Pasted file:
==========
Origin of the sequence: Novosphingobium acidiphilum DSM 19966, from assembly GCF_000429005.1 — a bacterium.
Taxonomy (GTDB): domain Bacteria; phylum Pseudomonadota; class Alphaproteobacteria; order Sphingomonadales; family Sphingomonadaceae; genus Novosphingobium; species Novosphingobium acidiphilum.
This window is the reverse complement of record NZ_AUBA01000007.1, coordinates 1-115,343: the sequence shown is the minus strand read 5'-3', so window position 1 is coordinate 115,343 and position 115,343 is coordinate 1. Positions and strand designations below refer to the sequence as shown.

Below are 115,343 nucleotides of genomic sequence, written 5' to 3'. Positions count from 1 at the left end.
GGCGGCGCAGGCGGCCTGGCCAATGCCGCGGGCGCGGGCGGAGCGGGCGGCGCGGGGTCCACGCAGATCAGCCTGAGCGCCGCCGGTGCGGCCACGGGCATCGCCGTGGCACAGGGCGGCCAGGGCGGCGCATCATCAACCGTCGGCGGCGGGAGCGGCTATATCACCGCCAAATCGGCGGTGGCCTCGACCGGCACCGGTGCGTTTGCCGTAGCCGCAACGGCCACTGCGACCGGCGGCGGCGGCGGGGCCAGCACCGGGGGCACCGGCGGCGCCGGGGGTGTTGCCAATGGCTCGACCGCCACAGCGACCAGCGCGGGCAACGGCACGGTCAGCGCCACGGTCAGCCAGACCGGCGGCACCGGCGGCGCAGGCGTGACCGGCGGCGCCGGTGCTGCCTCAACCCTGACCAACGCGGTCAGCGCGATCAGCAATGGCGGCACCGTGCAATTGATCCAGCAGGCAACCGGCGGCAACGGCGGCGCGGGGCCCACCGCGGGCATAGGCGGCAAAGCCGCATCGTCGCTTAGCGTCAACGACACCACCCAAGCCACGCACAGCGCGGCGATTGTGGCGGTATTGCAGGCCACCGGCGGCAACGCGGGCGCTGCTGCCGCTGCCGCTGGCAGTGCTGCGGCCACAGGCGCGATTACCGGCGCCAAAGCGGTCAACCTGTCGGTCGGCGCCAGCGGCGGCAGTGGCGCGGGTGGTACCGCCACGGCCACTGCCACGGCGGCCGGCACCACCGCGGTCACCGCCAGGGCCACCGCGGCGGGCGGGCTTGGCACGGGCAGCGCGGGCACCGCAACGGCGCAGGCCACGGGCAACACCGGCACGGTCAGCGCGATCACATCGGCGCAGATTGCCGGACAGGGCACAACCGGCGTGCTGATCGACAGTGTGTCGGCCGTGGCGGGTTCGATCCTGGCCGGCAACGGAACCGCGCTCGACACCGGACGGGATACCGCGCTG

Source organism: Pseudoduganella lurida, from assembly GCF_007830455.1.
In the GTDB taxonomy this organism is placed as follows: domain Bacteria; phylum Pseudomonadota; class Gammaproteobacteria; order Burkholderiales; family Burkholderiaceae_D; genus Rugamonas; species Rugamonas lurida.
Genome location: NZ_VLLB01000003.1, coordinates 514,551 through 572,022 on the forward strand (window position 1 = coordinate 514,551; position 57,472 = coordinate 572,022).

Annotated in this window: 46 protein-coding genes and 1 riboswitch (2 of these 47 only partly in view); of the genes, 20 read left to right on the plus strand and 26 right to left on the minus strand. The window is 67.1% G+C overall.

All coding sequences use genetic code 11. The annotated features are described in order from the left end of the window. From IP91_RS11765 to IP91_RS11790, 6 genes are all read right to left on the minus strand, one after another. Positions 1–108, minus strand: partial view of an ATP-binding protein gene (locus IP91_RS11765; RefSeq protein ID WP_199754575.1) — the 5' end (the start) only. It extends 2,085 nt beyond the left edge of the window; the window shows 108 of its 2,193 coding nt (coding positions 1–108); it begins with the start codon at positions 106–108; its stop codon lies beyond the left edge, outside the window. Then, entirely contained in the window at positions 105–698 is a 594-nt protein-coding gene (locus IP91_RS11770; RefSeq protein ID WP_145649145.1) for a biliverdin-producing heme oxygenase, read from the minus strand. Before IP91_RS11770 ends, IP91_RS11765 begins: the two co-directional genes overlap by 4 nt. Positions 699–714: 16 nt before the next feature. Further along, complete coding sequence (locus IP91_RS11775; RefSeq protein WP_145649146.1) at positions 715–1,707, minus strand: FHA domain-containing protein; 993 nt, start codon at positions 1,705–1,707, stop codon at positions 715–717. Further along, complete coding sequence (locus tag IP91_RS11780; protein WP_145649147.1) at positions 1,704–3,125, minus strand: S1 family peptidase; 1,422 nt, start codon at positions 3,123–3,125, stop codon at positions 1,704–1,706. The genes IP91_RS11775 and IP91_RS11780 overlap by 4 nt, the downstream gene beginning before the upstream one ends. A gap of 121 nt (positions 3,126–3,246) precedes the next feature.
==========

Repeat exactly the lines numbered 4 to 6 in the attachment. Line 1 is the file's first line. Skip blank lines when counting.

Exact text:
Below are 115,343 nucleotides of genomic sequence, written 5' to 3'. Positions count from 1 at the left end.
GGCGGCGCAGGCGGCCTGGCCAATGCCGCGGGCGCGGGCGGAGCGGGCGGCGCGGGGTCCACGCAGATCAGCCTGAGCGCCGCCGGTGCGGCCACGGGCATCGCCGTGGCACAGGGCGGCCAGGGCGGCGCATCATCAACCGTCGGCGGCGGGAGCGGCTATATCACCGCCAAATCGGCGGTGGCCTCGACCGGCACCGGTGCGTTTGCCGTAGCCGCAACGGCCACTGCGACCGGCGGCGGCGGCGGGGCCAGCACCGGGGGCACCGGCGGCGCCGGGGGTGTTGCCAATGGCTCGACCGCCACAGCGACCAGCGCGGGCAACGGCACGGTCAGCGCCACGGTCAGCCAGACCGGCGGCACCGGCGGCGCAGGCGTGACCGGCGGCGCCGGTGCTGCCTCAACCCTGACCAACGCGGTCAGCGCGATCAGCAATGGCGGCACCGTGCAATTGATCCAGCAGGCAACCGGCGGCAACGGCGGCGCGGGGCCCACCGCGGGCATAGGCGGCAAAGCCGCATCGTCGCTTAGCGTCAACGACACCACCCAAGCCACGCACAGCGCGGCGATTGTGGCGGTATTGCAGGCCACCGGCGGCAACGCGGGCGCTGCTGCCGCTGCCGCTGGCAGTGCTGCGGCCACAGGCGCGATTACCGGCGCCAAAGCGGTCAACCTGTCGGTCGGCGCCAGCGGCGGCAGTGGCGCGGGTGGTACCGCCACGGCCACTGCCACGGCGGCCGGCACCACCGCGGTCACCGCCAGGGCCACCGCGGCGGGCGGGCTTGGCACGGGCAGCGCGGGCACCGCAACGGCGCAGGCCACGGGCAACACCGGCACGGTCAGCGCGATCACATCGGCGCAGATTGCCGGACAGGGCACAACCGGCGTGCTGATCGACAGTGTGTCGGCCGTGGCGGGTTCGATCCTGGCCGGCAACGGAACCGCGCTCGACACCGGACGGGATACCGCGCTG

Source organism: Pseudoduganella lurida, from assembly GCF_007830455.1.